Style Syntax

The syntax of a style—its “rule,” as you may have gleaned from our previous examples—is very straightforward.

The Basics

A style rule is made up of at least two basic parts: a selector, which is the name of the HTML or XHTML markup element (tag name) that the style rule affects, followed by a curly brace ({})-enclosed, semicolon-separated list of one or more style property:value pairs:

selector {property1:value1; property2:value1; ...}

For instance, we might define the color property for the contents of all the level-1 header elements of our document to be the value green:

h1 {color: green}

In this example, h1 is the selector, which is also the name of the level-1 header element, color is the style property, and green is the value.

Most properties require at least one value, but may have two or more values. Comma-separated values typically indicate a series of options as accepted by the property, of which the first valid value applies to the property, whereas space-separated values each apply separately to the property. The last valid value may override a previous value:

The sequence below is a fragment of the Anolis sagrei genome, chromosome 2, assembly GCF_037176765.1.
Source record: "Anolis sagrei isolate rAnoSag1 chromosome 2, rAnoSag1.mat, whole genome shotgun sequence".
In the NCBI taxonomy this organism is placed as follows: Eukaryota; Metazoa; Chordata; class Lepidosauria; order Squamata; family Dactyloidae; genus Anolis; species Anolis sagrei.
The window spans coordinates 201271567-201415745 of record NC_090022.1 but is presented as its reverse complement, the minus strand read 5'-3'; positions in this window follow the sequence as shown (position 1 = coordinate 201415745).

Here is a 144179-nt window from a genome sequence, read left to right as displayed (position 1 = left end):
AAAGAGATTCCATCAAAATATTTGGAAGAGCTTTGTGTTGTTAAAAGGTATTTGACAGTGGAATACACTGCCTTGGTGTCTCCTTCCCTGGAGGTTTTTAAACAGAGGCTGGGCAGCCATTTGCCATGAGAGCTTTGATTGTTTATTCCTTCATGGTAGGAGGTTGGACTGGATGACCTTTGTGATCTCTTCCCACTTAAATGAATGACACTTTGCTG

selector {property3:value1 value2 value3}
selector {property4:value1, value2, value3}

For instance, the following display background will be black, not white or gray, even though you specify both white and black values in the rule:

body {background: white black}

Current styles-conscious browsers ignore letter case in any element of a style rule. Hence, H1 and h1 are the same selector, and COLOR, color, ColOR ...

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